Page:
This summer, tea gets an extra kick with infusion cocktails.
The Hanami cocktail at the St. Regis pairs gin with flavors of raspberry and lemon in a fruity concoction that’s perfect for summer.
Who says you can’t have afternoon tea and happy hour at the same time? District bartenders are taking advantage of artisanal teas’ myriad flavors to brighten and liven more summertime cocktails than ever before.
“I don’t think you can get the combination of earthiness and nuttiness from anything but teas,” says Dante Datta, head bartender at Rasika West End (1190 New Hampshire Ave. NW, 202-466-2500). “It’s akin to some whiskies,” he explains. In his Manisha cocktail, Datta combines brewed Darjeeling tea with bitter Averna liqueur, curry spiced syrup, and lemon juice. Served hot in the winter and cold in the summer, the Darjeeling variety’s slight tannins, he says, add a richness that “binds everything together.”
For a totally different flavor, St. Regis (923 16th St. NW, 202-638-2626) bartender Andrew Cassedy garnishes the Hanami, a gin cocktail composed of raspberry simple syrup, lemon juice, and egg white, with homemade lemon verbena powder.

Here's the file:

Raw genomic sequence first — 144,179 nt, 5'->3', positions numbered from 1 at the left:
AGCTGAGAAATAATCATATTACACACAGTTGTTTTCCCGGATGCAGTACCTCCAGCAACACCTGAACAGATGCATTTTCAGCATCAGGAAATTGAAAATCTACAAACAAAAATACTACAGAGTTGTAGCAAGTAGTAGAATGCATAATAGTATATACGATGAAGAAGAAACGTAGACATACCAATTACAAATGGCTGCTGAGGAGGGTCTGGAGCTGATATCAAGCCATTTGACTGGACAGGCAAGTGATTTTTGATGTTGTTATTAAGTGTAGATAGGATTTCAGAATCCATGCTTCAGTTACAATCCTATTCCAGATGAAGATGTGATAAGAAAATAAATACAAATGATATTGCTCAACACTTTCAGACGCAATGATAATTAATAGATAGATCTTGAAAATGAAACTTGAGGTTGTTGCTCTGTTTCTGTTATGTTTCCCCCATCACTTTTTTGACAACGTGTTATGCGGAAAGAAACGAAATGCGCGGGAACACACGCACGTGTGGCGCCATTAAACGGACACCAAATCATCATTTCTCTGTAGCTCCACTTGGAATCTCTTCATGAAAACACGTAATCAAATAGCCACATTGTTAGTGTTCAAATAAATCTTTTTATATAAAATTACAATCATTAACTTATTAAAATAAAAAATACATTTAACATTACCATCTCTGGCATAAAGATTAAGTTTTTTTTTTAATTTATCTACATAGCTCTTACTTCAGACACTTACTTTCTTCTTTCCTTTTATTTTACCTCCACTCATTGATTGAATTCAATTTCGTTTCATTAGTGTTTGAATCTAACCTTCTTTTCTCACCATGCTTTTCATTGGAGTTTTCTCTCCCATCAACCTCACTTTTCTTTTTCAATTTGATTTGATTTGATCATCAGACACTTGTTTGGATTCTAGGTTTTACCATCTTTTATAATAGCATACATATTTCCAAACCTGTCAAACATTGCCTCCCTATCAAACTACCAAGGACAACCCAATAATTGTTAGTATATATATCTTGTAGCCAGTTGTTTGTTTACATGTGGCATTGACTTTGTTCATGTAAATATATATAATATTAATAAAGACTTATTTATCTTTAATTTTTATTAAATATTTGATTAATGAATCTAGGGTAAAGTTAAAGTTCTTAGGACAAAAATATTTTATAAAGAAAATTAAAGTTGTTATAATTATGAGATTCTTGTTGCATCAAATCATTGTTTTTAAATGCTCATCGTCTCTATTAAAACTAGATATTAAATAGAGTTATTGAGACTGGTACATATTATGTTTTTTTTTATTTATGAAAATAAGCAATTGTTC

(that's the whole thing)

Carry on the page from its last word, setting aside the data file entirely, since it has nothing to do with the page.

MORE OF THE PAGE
And across the way in Chinatown, Daikaya (705 Sixth St. NW, 202-589-1600) beverage director Jamie MacBain concocted the Tea Myself & I with Kintaro Japanese barley shochu, Thai lemongrass and mint syrup, lemon, and hojicha tea, giving it an effervescent texture with a carbon dioxide charger. “You get the roasted-ness from the barley and the refreshing Thai lemongrass notes. You want to have a second one,” MacBain says. “Tea brings an acidity and astringency that help balance out cocktails.”
Because there are thousands of tea flavor profiles, bartenders can find one that works with everything from vodka to whiskey. The Palisades cocktail at 701 Restaurant (701 Pennsylvania Ave. NW, 202-393-0701) uses hibiscus and Earl Grey tea with rhubarb bitters and Leopold Bros. peach whiskey.
Other barkeeps opt to infuse the base spirits with tea. Ripple’s (3417 Connecticut Ave. NW, 202-244-7995) Caroline Blundell combines a house-infused chamomile vodka with grapefruit thyme soda and thyme simple syrup. “The tea flavor is definitely super potent [by infusion],” she says. Steeping a high quality loose leaf tea—such as local favorite Teaism’s (multiple locations; teaism.com) Quiet Evening—in the vodka allows her to simplify her production process, because she would otherwise source and assemble several herbs herself to achieve the flavor she seeks.
Meanwhile at El Centro D.F. (1819 14th St. NW, 202- 328-3131) the homemade lemon verbena tea-infused tequila offers a complex herbal twist in a margarita, which assistant general manager Mike McDonald says is a subtle introduction to tea cocktails and is reminiscent “of sitting on the porch and drinking lemon tea.”
Time to grab a glass and a rocking chair—or rather, a seat at the bar.